More power to ya!

    Also, now this NEVER happens at my place mind you, but I've heard of places that make a bunch of it, and make it a little soupy. Hold it off to the side somewhere, and then dish and bake from there. Just sayin', if the mornay is a bust. If you sell THAT much of it, just tuck some away somewhere. Time as a control. You got four hours to serve it or toss. Thats WA state rules, yours might be more lenient.

    GL.

    It's the simplest dishes that give the most headaches, it seems.
     
  10. linecook854

    linecook854

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    Thanks for the input.

    Yes the simplest dishes are the most frustrating haha.
     
  11. vagabond

    vagabond

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    Sodium Citrate

    your welcome ;)
     
  12. powerviolence

    powerviolence

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    Honestly the fastest way I can see it being done in my saute station would be making the cheese into the sauce keeping it in a pan. Shallots, sautee, cheese sauce, pasta, heat serve. Making the sauce a la minute with that many cheeses is crazy, when you are trying to speed up saute, a job i just did for my restaurant not but a few days ago. Melting the cheese into the creme works, but doing like 6 cheeses, sounds messy, inefficient and slow.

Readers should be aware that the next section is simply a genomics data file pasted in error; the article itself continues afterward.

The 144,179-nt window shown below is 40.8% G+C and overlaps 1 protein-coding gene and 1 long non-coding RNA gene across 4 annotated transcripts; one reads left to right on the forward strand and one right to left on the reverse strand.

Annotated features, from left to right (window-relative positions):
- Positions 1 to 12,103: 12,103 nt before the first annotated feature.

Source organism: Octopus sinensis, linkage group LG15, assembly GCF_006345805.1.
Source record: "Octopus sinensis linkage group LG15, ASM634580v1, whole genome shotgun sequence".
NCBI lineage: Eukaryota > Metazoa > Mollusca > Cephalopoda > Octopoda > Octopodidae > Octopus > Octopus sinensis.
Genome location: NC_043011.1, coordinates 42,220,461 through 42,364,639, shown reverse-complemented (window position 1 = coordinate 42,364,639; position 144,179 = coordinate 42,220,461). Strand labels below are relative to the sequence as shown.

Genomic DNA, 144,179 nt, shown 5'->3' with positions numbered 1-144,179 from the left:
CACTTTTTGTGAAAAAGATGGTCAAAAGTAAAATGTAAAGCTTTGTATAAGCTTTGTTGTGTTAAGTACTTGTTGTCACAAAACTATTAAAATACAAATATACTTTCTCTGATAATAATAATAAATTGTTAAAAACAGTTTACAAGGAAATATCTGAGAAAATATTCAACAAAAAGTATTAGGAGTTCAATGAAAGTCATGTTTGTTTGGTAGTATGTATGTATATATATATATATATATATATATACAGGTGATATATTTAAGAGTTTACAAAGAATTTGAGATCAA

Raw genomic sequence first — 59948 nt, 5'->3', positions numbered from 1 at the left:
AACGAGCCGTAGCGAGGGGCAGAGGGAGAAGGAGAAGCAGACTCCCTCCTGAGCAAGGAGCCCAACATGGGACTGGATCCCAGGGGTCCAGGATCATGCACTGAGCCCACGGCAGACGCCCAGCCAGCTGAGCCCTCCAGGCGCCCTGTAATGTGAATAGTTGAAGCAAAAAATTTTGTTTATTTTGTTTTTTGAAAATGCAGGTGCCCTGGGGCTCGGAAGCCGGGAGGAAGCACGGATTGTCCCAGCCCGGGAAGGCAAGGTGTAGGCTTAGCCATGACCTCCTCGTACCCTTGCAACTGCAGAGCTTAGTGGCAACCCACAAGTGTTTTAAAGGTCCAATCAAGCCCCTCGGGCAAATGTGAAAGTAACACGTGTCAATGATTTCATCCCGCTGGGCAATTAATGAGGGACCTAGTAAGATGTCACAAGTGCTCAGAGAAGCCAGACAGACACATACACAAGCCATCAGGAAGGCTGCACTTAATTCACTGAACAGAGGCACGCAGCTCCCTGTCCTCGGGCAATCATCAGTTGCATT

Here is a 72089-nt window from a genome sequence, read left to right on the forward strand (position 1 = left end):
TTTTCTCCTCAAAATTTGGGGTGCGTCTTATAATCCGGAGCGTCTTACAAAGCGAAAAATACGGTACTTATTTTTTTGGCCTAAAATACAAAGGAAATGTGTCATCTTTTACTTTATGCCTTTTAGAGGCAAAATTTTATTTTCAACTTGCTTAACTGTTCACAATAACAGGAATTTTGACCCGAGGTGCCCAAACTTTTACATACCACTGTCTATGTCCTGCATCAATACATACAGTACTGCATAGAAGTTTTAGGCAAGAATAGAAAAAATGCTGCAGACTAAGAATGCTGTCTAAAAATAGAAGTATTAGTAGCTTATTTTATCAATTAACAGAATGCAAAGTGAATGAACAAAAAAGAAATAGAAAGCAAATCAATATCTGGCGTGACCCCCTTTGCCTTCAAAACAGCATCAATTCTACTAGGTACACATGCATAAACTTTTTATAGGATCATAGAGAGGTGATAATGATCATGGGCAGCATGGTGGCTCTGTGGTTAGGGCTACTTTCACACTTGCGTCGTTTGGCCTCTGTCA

13. brandon odell

    brandon odell

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    Fastest way to do it is to hold the sauce hot. Bain marie as suggested before. Make the sauce without the ricotta, Parm or marscapone, hold it hot. Toss together the par cooked pasta, hot sauce, ricotta, Parmesan and marscapone to order, put it in your dish and pop it in the oven. No need to even use a burner other than to make your bain Marie if you don't have a steam table or sham to hold it in.

    Make sure to keep the sauce covered to limit it reducing and add water back in as necessary if it does reduce.

    Guess this thread is a little old for this to help, but maybe someone else will find it useful.
     
    Last edited: Feb 10, 2014